Androgen-deprivation therapy with the addition of apalutamide was effective when used in patients with high-risk biochemically relapsed prostate cancer.
Intensification of androgen-deprivation therapy (ADT) in addition to apalutamide (Erleada) elicited promising efficacy as a treatment for patients with high-risk biochemically relapsed prostate cancer, according to findings from the phase 3 PRESTO trial presented at the 2022 ESMO Congress.1
The findings also showed, however, that the further addition of abiraterone acetate (Zytiga) and prednisone to the apalutamide/ADT regimen did not significantly boost clinical outcomes.
At a median follow-up of 21.5 months, the median PSA progression-free survival (PSA PFS) was 24.9 months (95% CI, 23.3-32.3) with apalutamide plus ADT versus 20.3 months (95% CI, 18.2-22.9) with ADT alone (HR, 0.52; 95% CI, 0.35-0.77; P = .00047).
At a median follow-up of 21.3 months, the median PSA PFS was 26.0 months (95% CI, 22.9-32.5) with ADT + apalutamide + abiraterone/prednisone versus 20.0 months (95% CI, 18.2-22.5) with ADT alone (HR, 0.48; 95% CI, 0.32-0.71; P = .00008).
“The addition of apalutamide to ADT for a finite duration of treatment leads to a statistically significant prolongation of PSA PFS without an adverse impact on time to testosterone recovery,” said lead author Rahul Aggarwal, MD, associate professor of Hematology/Oncology, University of California, San Francisco (UCSF), and associate director for Clinical Sciences, UCSF Helen Diller Family Comprehensive Cancer Center.
“Though not powered to compare experimental arms, there does not appear to be a substantial additional clinical benefit with the addition of abiraterone and prednisone to apalutamide, and there was increased toxicity in this arm,” added Aggarwal.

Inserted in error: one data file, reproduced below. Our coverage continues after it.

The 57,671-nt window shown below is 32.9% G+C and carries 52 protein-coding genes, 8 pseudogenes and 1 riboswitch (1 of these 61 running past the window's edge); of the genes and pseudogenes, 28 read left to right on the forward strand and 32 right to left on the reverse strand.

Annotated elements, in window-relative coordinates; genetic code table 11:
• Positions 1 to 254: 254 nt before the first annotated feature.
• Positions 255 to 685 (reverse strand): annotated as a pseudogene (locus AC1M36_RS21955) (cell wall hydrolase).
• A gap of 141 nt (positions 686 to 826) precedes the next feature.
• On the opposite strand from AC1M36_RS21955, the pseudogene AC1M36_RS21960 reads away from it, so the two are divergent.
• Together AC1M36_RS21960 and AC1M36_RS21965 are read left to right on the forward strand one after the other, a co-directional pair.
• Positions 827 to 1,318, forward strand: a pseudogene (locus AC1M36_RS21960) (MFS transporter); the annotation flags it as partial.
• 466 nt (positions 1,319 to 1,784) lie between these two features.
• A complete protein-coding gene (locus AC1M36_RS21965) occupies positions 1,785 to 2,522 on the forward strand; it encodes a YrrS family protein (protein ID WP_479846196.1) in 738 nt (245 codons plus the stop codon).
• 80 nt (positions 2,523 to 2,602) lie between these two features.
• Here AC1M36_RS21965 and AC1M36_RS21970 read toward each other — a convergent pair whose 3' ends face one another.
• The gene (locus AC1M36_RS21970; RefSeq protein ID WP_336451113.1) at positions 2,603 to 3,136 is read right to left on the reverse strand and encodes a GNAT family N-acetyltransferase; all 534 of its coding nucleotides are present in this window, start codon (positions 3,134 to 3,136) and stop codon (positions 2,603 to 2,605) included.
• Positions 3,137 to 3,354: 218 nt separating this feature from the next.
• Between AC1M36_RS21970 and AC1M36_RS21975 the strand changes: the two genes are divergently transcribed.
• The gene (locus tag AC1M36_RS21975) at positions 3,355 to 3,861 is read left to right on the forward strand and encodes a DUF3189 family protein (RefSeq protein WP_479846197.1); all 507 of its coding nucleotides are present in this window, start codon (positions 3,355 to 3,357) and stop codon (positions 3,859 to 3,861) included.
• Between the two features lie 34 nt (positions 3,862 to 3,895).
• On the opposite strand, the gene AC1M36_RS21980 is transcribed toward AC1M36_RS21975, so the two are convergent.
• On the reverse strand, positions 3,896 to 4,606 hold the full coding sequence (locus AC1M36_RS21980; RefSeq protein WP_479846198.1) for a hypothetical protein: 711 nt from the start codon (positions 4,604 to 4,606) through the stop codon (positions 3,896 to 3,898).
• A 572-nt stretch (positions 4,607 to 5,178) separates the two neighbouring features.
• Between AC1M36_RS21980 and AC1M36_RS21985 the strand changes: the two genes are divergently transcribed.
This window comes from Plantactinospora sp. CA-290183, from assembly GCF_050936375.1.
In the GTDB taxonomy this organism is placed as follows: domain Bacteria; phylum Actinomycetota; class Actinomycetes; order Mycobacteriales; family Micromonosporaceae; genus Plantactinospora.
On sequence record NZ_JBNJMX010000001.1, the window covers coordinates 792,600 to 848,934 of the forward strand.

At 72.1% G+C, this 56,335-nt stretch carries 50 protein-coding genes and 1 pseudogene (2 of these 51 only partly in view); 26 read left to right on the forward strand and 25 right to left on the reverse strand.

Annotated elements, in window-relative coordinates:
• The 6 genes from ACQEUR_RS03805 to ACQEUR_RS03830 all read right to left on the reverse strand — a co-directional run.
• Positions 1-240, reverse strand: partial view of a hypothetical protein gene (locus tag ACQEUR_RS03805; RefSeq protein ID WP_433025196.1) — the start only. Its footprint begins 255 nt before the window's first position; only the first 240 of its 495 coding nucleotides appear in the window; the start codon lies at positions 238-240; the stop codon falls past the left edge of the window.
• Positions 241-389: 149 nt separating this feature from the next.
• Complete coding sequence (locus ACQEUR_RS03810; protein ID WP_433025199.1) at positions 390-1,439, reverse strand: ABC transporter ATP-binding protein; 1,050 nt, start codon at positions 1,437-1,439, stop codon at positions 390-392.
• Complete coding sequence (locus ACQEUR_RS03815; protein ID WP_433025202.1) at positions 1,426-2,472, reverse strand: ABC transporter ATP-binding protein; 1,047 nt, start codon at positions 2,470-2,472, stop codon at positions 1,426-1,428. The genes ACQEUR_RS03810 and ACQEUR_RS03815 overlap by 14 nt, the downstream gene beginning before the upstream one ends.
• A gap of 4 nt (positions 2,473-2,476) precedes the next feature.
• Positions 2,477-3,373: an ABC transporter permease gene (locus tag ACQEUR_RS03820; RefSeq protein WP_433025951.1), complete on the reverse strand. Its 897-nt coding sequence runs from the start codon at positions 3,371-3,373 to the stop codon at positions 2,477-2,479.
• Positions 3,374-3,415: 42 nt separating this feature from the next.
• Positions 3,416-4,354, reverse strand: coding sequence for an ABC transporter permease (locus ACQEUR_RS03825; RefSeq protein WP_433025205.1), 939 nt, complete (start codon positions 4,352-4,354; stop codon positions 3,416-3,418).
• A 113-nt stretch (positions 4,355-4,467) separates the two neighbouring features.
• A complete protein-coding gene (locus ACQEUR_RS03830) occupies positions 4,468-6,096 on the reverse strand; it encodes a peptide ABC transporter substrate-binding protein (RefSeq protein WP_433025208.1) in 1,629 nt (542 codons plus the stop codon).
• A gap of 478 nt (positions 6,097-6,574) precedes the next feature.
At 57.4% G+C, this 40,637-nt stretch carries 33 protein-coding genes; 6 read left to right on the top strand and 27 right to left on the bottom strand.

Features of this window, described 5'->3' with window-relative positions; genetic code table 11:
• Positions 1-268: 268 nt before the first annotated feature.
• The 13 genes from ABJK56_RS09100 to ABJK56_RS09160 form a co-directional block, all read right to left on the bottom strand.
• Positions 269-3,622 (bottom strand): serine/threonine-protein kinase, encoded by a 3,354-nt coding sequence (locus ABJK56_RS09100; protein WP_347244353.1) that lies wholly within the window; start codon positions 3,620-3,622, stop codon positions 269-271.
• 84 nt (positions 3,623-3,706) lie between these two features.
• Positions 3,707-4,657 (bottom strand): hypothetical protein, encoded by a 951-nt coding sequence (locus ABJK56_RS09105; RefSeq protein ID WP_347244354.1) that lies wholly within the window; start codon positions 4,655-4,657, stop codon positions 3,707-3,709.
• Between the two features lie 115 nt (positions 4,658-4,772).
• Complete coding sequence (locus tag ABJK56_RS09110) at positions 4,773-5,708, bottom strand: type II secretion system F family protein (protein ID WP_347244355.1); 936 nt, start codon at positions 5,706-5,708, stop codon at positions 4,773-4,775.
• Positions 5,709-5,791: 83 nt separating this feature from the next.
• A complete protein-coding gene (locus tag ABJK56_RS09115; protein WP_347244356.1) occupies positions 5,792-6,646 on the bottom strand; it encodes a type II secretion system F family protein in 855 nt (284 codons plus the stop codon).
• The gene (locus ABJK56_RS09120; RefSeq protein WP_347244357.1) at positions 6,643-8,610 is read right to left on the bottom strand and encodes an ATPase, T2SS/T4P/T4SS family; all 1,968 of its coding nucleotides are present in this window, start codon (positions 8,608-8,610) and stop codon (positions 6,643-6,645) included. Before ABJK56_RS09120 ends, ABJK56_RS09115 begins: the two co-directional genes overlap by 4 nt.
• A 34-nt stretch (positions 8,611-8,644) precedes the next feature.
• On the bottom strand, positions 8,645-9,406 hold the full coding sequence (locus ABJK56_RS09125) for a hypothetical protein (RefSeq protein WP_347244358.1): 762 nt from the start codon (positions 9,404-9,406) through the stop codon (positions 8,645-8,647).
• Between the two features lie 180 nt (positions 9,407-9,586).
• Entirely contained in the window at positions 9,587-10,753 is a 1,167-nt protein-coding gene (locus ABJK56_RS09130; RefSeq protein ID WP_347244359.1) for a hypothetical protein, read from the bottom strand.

Inclusion criteria for the open-label PRESTO study (NCT03009981) were prior radical prostatectomy with subsequent biochemical recurrence (PSA >.05 ng/mL) and a PSA doubling time (PSA-DT) ≤9 months. Patients could not have metastases found on conventional imaging, including a CT and bone scan, and must have received prior adjuvant/salvage radiation unless not eligible for radiotherapy. Prior ADT was allowed, as long as the last dose was >9 months prior to study enrollment.
There were 503 patients randomized in a 1:1:1 ratio to receive ADT monotherapy (LHRH analog; Arm A; 166 patients); ADT (LHRH analog) plus apalutamide (Arm B; 168 patients); or ADT + apalutamide + abiraterone + prednisone (Arm C; 169 patients).
“In all 3 arms, patients were treated for a finite duration of 52 weeks in the absence of PSA progression or unacceptable toxicity,” said Aggarwal. “Following treatment completion, patients were followed with mostly lab assessment until PSA progression, at which point, treatment was per investigator discretion.”
The primary end point of the study was to compare each experimental arm (B and C) to the control arm of ADT alone (Arm A) with respect to PSA PFS. “PSA progression was defined as an increase in PSA of nadir + 2 ng/mL during treatment or >0.2 ng/mL following treatment confirmed by repeat measurement,” explained Aggarwal.
Key secondary outcome measures were PSA PFS in the testosterone-evaluable population (subgroup that achieved a serum testosterone level >50 ng/dL following treatment completion), medium time to testosterone recovery (a level >50 ng/dL), and safety.